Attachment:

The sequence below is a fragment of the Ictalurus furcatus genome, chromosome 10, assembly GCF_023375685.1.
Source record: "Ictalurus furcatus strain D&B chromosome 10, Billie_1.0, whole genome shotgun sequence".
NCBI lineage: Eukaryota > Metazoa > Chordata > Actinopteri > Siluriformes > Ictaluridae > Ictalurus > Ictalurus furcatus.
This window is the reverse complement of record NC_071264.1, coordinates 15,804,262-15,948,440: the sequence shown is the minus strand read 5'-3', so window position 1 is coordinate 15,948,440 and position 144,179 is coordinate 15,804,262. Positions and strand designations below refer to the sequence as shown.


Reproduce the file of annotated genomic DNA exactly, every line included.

The sequence below is a fragment of the Ictalurus furcatus genome, chromosome 10, assembly GCF_023375685.1.
Source record: "Ictalurus furcatus strain D&B chromosome 10, Billie_1.0, whole genome shotgun sequence".
NCBI lineage: Eukaryota > Metazoa > Chordata > Actinopteri > Siluriformes > Ictaluridae > Ictalurus > Ictalurus furcatus.
This window is the reverse complement of record NC_071264.1, coordinates 15,804,262-15,948,440: the sequence shown is the minus strand read 5'-3', so window position 1 is coordinate 15,948,440 and position 144,179 is coordinate 15,804,262. Positions and strand designations below refer to the sequence as shown.